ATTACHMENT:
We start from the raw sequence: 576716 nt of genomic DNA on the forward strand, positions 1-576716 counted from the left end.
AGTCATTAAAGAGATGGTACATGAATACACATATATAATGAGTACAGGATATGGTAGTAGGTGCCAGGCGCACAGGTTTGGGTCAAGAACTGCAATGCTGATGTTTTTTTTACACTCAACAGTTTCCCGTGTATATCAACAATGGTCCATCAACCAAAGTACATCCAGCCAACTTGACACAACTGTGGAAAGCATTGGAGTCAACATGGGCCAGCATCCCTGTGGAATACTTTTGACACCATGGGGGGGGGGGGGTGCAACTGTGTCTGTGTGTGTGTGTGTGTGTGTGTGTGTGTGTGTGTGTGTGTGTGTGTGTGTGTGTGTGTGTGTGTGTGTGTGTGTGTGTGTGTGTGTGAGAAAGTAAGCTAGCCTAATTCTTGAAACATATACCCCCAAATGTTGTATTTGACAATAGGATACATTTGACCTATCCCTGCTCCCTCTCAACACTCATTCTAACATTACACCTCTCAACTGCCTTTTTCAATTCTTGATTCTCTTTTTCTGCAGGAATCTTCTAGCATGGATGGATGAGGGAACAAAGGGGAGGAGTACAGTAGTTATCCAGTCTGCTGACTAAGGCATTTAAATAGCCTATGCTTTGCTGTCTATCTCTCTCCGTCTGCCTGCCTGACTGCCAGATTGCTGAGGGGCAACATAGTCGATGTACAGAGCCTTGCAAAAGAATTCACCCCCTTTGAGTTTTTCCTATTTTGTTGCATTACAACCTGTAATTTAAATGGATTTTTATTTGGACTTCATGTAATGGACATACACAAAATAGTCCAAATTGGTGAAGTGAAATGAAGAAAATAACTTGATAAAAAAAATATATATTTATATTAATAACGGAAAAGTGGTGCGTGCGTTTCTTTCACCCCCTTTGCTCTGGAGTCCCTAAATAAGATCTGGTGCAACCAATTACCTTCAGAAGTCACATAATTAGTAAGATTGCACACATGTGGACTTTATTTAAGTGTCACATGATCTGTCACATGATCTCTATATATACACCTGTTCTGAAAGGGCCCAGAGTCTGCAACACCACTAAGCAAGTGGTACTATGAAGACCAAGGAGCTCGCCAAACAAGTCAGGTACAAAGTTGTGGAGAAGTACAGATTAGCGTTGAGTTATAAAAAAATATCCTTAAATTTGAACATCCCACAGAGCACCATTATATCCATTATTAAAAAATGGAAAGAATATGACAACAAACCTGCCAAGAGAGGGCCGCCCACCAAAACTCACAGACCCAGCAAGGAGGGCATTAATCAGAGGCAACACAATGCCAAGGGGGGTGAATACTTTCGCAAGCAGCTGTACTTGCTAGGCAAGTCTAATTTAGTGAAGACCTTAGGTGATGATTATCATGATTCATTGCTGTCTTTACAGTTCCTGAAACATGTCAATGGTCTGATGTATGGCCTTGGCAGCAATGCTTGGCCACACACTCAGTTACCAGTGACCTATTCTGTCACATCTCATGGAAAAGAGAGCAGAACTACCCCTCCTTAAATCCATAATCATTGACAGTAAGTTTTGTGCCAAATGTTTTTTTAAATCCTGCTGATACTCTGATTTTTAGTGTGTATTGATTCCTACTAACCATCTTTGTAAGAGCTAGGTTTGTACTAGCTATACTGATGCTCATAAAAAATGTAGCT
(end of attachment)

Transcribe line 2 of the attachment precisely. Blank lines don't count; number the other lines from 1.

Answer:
AGTCATTAAAGAGATGGTACATGAATACACATATATAATGAGTACAGGATATGGTAGTAGGTGCCAGGCGCACAGGTTTGGGTCAAGAACTGCAATGCTGATGTTTTTTTTACACTCAACAGTTTCCCGTGTATATCAACAATGGTCCATCAACCAAAGTACATCCAGCCAACTTGACACAACTGTGGAAAGCATTGGAGTCAACATGGGCCAGCATCCCTGTGGAATACTTTTGACACCATGGGGGGGGGGGGGTGCAACTGTGTCTGTGTGTGTGTGTGTGTGTGTGTGTGTGTGTGTGTGTGTGTGTGTGTGTGTGTGTGTGTGTGTGTGTGTGTGTGTGTGTGTGTGTGTGAGAAAGTAAGCTAGCCTAATTCTTGAAACATATACCCCCAAATGTTGTATTTGACAATAGGATACATTTGACCTATCCCTGCTCCCTCTCAACACTCATTCTAACATTACACCTCTCAACTGCCTTTTTCAATTCTTGATTCTCTTTTTCTGCAGGAATCTTCTAGCATGGATGGATGAGGGAACAAAGGGGAGGAGTACAGTAGTTATCCAGTCTGCTGACTAAGGCATTTAAATAGCCTATGCTTTGCTGTCTATCTCTCTCCGTCTGCCTGCCTGACTGCCAGATTGCTGAGGGGCAACATAGTCGATGTACAGAGCCTTGCAAAAGAATTCACCCCCTTTGAGTTTTTCCTATTTTGTTGCATTACAACCTGTAATTTAAATGGATTTTTATTTGGACTTCATGTAATGGACATACACAAAATAGTCCAAATTGGTGAAGTGAAATGAAGAAAATAACTTGATAAAAAAAATATATATTTATATTAATAACGGAAAAGTGGTGCGTGCGTTTCTTTCACCCCCTTTGCTCTGGAGTCCCTAAATAAGATCTGGTGCAACCAATTACCTTCAGAAGTCACATAATTAGTAAGATTGCACACATGTGGACTTTATTTAAGTGTCACATGATCTGTCACATGATCTCTATATATACACCTGTTCTGAAAGGGCCCAGAGTCTGCAACACCACTAAGCAAGTGGTACTATGAAGACCAAGGAGCTCGCCAAACAAGTCAGGTACAAAGTTGTGGAGAAGTACAGATTAGCGTTGAGTTATAAAAAAATATCCTTAAATTTGAACATCCCACAGAGCACCATTATATCCATTATTAAAAAATGGAAAGAATATGACAACAAACCTGCCAAGAGAGGGCCGCCCACCAAAACTCACAGACCCAGCAAGGAGGGCATTAATCAGAGGCAACACAATGCCAAGGGGGGTGAATACTTTCGCAAGCAGCTGTACTTGCTAGGCAAGTCTAATTTAGTGAAGACCTTAGGTGATGATTATCATGATTCATTGCTGTCTTTACAGTTCCTGAAACATGTCAATGGTCTGATGTATGGCCTTGGCAGCAATGCTTGGCCACACACTCAGTTACCAGTGACCTATTCTGTCACATCTCATGGAAAAGAGAGCAGAACTACCCCTCCTTAAATCCATAATCATTGACAGTAAGTTTTGTGCCAAATGTTTTTTTAAATCCTGCTGATACTCTGATTTTTAGTGTGTATTGATTCCTACTAACCATCTTTGTAAGAGCTAGGTTTGTACTAGCTATACTGATGCTCATAAAAAATGTAGCT